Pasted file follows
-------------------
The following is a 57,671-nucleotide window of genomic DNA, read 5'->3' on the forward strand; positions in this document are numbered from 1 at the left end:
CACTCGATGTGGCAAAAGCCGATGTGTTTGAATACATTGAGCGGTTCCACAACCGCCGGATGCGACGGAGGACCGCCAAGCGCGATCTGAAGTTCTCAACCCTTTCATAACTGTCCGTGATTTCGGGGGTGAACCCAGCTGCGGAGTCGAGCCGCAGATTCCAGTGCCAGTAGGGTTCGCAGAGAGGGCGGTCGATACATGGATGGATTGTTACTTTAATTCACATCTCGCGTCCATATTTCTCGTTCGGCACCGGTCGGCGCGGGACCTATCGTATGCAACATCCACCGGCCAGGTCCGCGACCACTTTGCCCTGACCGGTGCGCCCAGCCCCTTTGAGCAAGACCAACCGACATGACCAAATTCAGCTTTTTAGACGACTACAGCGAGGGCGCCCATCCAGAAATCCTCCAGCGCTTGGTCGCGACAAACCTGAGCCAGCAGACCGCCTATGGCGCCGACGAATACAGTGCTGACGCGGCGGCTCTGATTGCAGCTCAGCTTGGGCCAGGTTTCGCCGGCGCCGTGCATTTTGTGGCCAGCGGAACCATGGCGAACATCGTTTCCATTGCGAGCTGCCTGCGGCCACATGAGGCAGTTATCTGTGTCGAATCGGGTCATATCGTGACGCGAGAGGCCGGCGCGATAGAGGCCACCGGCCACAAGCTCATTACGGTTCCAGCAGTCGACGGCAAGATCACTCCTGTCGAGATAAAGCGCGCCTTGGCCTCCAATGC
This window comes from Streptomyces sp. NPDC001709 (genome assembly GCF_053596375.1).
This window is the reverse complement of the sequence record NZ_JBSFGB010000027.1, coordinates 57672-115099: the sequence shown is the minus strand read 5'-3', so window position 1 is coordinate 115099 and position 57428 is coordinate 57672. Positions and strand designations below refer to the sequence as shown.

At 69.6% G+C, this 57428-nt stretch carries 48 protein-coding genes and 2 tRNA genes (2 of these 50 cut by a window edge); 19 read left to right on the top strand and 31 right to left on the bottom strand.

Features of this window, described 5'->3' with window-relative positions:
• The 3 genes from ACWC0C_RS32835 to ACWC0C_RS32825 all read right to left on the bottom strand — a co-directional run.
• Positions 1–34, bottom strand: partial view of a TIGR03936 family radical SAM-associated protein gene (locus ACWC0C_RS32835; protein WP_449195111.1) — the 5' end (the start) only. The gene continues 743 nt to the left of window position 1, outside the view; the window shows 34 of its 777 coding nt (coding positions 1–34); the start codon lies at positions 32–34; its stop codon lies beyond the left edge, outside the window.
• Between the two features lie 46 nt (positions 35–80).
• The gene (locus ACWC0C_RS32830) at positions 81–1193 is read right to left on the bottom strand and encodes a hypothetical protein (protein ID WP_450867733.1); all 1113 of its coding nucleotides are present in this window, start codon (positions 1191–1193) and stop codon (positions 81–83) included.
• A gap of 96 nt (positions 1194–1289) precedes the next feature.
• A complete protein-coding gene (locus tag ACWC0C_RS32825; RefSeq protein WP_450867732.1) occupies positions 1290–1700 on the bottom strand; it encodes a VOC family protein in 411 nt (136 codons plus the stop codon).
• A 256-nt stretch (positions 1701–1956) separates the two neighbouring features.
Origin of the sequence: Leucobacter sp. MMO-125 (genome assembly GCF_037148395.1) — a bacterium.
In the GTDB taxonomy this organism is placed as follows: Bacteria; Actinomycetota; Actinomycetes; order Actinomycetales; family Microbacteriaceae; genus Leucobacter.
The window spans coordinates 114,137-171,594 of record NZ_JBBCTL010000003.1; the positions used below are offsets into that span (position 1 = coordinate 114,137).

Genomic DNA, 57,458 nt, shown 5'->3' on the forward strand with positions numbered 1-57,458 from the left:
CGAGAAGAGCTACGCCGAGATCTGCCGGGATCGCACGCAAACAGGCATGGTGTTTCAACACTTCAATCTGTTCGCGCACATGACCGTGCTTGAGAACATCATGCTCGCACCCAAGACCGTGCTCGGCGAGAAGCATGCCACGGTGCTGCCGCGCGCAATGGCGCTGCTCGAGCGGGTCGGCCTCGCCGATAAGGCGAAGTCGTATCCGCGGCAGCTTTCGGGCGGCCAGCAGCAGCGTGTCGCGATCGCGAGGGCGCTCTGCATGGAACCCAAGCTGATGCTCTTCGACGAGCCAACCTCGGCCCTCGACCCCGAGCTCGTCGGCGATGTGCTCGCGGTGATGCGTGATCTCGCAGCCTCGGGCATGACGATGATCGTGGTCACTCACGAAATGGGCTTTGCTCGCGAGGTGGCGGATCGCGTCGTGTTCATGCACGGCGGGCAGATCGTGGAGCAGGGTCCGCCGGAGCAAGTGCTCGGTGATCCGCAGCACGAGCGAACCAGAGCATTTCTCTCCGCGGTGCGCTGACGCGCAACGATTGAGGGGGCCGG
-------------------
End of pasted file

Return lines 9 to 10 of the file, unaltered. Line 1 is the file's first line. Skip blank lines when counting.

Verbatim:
• Between the two features lie 46 nt (positions 35–80).
• The gene (locus ACWC0C_RS32830) at positions 81–1193 is read right to left on the bottom strand and encodes a hypothetical protein (protein ID WP_450867733.1); all 1113 of its coding nucleotides are present in this window, start codon (positions 1191–1193) and stop codon (positions 81–83) included.